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Urban Studies CCC PhD

Address Universally Pressing Urban Problems in a World-class City

The research interests of CCC students on the Urban Studies track have ranged across a wide horizon of topics: community-engaged approaches to historic preservation and public history, socio-spatial power structures, tactical arts platforms and spatial advocacy, collaborative labor, the gig economy, race and urbanization in the U.S. south, gentrification and spatial inequity, mobility studies and social justice, the informal economy and food studies in the global south, creative placemaking and equitable urban development, arts education and urban educational reform, global urbanization and post-disaster reconstruction, and urban social movement outcomes.

Dissertations by Urban Studies-CCC track students have included the following:

  • Wesley Webb Cheek (PhD 2019), “The Paradox of Community Involvement: Post-Disaster Reconstruction in Minamisanriku Japan”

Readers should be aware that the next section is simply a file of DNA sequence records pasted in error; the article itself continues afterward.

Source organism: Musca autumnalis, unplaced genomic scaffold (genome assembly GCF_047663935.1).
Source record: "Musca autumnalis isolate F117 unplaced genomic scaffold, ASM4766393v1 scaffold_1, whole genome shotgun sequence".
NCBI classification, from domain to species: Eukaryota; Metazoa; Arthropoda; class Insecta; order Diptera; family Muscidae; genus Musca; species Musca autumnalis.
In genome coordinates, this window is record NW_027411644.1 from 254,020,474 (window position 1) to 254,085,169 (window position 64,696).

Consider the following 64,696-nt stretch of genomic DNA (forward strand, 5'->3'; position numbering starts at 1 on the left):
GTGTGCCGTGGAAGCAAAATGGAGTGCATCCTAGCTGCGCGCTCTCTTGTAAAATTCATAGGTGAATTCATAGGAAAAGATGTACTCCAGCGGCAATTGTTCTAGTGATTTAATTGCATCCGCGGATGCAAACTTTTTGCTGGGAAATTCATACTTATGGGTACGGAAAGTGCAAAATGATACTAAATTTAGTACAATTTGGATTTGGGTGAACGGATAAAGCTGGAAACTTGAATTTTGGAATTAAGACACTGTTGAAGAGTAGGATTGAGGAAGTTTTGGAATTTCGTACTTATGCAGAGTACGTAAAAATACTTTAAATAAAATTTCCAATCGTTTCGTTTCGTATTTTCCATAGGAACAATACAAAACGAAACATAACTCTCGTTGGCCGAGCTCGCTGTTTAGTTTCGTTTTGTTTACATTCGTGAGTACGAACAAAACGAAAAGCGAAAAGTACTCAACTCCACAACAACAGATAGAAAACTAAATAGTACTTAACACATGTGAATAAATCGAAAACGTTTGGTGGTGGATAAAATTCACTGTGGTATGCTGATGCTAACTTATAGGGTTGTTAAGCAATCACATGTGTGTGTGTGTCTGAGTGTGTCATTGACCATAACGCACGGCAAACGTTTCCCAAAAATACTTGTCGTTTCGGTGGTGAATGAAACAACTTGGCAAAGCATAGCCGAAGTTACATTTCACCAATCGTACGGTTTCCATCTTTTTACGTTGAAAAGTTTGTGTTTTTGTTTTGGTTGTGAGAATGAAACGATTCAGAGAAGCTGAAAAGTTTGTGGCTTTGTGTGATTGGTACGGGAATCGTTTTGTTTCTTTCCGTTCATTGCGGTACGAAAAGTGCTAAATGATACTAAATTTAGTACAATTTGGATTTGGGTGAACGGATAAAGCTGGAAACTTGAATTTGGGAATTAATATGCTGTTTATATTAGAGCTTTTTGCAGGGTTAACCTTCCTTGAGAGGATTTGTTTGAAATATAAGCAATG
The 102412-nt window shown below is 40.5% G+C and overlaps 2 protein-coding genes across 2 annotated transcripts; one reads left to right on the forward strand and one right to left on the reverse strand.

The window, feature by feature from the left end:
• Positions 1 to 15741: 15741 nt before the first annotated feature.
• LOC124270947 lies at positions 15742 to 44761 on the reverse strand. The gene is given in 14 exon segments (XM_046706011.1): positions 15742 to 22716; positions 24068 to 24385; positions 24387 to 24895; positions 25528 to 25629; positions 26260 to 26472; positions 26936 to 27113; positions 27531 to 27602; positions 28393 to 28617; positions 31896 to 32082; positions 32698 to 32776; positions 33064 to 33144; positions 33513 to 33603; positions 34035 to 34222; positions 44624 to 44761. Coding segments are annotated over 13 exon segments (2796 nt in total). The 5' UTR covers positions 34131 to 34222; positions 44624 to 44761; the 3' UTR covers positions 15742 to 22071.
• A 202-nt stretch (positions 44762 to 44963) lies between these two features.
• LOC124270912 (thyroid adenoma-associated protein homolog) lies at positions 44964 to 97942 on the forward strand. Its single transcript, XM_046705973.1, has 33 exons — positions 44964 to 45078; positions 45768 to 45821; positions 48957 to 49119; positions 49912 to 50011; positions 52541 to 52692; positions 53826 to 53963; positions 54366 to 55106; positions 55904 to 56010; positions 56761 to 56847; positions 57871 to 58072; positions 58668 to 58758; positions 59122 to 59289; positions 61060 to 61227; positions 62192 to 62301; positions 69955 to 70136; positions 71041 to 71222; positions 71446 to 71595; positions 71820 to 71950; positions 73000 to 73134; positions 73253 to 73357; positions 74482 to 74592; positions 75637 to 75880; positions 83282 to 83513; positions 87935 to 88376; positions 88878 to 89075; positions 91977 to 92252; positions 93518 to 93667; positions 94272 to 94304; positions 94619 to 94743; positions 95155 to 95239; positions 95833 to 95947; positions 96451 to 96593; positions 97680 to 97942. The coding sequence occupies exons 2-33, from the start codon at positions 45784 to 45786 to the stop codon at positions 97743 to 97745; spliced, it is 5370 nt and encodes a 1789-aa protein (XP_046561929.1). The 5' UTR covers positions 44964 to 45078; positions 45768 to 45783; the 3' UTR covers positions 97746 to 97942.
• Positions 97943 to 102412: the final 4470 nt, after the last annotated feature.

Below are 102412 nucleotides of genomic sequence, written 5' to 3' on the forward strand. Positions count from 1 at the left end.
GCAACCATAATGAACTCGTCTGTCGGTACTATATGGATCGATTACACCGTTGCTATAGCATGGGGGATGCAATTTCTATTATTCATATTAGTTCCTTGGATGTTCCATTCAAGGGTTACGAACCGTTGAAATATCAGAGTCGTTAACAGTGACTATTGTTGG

• Sarah Madison Woodward (PhD 2020), “Will the Arts Come Marching In? Access to Arts Education Within the New Orleans Education Reform Movement”
  • Heidi Parker Schmalbach (PhD 2021), “The Romance and Reality of Creativity in New Orleans's Post-Katrina Rebuilding”

Recent interdisciplinary faculty initiatives have opened new opportunities for CCC students to study the effects of climate change in urban environments as well as the challenges that cities face in providing water security, whether water is dangerously scarce or abundant.

CCC students on the Urban Studies track routinely rotate as teaching assistants through the foundational courses required for the undergraduate Urban Studies Minor.

Above: New Orleans skyline (photo by Jackson Hill, © 2016).

Latoya Tufts
Urban Studies Student - LaToya
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Ari King
Urban Studies Student - Ari
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Dustin Robertson
Urban Studies Student - Dustin
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Wes Cheek
Urban Studies Student - Wes
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"I have taken classes across disciplines such as geography, Latin American studies, gender and sexuality studies, GIS, and sociology. I can also reach out to faculty and  mentors from different departments and schools for particular guidance when needed."

- Natalie Blaustone-Dye (2017 Cohort)